Sulfonamides (SAs) are a group of synthetic antibiotics that have played an important role as effective chemotherapeutics in bacterial and protozoan infections in veterinary medicine practice. Subtherapeutic doses of more than ten SAs are routinely used in food-producing animals for prophylactic and growth-promoting purposes. SAs residues could be potentially toxic to aquatic organisms and humans because of their carcinogenic potency and possible antibiotic resistance.1-4 There are no sulfonamides approved for use in laying hens. The use of veterinary drugs for medicinal purposes in laying hens could result in violative drug residues in food meant for human consumption. Of all the marketed SAs, only sulfamethazine and sulfadimethoxine have been approved for use in chickens. Furthermore, this approval extends to broilers only, not laying hens.4,5 To safeguard human health, many countries including Brazil have established safe maximum residue limits (MRLs) for SAs at the total level of 100 µg kg-1 in food of animal origin.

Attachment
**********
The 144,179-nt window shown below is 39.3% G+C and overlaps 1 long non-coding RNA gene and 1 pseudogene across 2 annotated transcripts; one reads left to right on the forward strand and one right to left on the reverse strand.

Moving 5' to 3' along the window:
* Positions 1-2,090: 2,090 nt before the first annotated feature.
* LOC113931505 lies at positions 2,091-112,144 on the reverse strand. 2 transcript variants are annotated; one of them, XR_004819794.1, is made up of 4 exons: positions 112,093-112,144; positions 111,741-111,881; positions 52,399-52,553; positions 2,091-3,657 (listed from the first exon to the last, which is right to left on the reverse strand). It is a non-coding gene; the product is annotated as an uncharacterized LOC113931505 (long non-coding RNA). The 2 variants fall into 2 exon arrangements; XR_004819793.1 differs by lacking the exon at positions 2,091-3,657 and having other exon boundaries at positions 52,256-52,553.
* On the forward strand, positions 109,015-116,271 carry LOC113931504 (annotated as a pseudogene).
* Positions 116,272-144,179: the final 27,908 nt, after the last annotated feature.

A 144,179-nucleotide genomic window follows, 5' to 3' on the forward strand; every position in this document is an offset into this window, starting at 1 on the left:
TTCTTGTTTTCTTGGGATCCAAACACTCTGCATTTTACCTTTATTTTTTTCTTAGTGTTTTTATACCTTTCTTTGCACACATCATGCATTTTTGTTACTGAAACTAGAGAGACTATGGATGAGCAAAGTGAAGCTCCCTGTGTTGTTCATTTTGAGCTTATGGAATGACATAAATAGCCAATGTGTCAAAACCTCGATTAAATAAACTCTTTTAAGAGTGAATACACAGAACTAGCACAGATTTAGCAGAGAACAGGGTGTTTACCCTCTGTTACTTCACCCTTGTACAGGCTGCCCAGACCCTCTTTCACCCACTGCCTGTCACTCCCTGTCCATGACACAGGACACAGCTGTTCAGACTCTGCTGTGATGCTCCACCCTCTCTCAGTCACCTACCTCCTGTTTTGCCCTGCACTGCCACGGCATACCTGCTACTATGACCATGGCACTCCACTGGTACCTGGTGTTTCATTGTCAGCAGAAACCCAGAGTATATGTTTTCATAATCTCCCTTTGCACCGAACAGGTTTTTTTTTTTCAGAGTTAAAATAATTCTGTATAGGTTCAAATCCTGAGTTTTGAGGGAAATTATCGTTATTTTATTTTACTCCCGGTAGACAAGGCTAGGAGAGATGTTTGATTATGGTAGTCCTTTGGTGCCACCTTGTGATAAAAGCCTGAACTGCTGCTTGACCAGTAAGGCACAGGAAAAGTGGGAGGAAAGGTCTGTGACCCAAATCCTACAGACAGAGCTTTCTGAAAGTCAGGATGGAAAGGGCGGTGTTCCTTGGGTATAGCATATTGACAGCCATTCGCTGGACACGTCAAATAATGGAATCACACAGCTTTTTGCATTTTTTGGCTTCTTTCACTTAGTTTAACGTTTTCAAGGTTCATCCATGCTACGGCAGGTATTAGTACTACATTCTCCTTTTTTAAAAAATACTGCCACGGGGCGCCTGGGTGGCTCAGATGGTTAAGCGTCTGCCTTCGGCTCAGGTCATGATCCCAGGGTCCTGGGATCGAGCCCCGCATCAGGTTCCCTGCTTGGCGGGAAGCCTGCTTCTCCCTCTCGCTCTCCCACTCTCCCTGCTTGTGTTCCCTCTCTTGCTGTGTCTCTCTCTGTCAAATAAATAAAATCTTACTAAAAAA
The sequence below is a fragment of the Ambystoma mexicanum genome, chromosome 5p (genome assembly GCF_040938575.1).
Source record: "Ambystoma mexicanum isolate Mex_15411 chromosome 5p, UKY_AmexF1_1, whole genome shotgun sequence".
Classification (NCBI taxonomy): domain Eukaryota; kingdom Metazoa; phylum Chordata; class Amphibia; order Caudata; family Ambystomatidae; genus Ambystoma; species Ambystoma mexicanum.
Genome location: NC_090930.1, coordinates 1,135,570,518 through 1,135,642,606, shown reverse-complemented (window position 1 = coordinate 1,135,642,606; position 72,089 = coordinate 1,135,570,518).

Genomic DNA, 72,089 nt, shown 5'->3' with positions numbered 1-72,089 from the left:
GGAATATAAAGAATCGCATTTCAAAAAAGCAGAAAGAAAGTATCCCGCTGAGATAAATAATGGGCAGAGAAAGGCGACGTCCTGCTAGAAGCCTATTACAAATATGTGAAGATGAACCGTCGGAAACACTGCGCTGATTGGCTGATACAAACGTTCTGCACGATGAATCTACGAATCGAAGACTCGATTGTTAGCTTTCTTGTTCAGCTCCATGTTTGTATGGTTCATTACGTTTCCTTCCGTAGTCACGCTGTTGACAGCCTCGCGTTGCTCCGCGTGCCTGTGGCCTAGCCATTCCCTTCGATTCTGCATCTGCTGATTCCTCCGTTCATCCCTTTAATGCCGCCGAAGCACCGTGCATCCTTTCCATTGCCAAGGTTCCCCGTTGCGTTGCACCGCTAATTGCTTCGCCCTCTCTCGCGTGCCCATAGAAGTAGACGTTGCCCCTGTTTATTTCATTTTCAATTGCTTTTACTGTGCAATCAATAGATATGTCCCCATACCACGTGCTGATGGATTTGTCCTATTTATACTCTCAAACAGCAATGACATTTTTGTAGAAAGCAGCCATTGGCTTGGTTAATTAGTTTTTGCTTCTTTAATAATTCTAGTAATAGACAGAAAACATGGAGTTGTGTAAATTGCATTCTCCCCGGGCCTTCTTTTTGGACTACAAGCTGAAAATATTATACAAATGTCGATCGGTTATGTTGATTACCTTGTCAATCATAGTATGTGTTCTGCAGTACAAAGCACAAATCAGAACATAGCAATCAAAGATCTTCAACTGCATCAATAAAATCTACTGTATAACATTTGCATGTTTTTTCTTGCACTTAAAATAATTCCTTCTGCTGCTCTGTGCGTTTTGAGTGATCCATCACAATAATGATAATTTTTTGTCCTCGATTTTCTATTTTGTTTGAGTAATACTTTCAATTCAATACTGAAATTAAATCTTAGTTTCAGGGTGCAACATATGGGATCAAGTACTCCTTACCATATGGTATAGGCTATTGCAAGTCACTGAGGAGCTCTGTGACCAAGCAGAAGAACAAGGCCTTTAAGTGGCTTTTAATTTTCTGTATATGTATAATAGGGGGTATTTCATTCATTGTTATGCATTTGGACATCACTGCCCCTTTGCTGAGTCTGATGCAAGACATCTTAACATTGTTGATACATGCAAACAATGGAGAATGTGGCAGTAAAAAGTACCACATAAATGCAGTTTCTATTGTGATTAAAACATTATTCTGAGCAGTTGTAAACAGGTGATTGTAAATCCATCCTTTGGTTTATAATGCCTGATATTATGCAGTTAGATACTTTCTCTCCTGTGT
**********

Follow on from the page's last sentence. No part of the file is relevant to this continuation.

Microextraction by packed sorbent (MEPS) is a new development in the field of sample preparation. MEPS is the miniaturization of conventional solid phase extraction (SPE) packed bed devices from milliliter bed volumes to microliter volumes. MEPS can be connected online to gas chromatography (GC) or liquid chromatography (LC) without any modifications. In MEPS, approximately 1 mg of the solid packing material is packed as a cartridge inside a syringe (100-250 µL), between the barrel and the needle as a cartridge.6 Several sorbent material such as silica based matrices (C2, C8, and C18), strong cation exchange, restricted access material (RAM), or molecular imprinted polymers (MIPs) can be employed.7,8
The MEPS technique has been used to extract a wide range of analytes from different matrices, such as biological fluids (plasma, blood, and urine),7-20 water,21,22 hair23 and wine.24,25In the areas of food analysis, several published applications describe MEPS for the analysis of aflatoxin B2 and M2 metabolite trace analysis in milk, mycotoxin trace analysis in cereal, atrazine in cereal, and sulfonamide trace analysis in meat.26
A key factor in MEPS is that the solvent volume employed in the elution of analytes during the extraction process is of a suitable order of magnitude to be injected directly into an LC or GC system.12
In the present work, a LC-DAD method is described, using for the first time a sample pre-treatment by MEPS for the simultaneous determination of sulfacetamide (STD), sulfadiazine (SDZ), sulfathiazole (STZ), sulfamethazine (SMT), sulfamethoxypiridazine (SMP), and sulfamethoxazole (SMA) (Figure 1) in egg samples.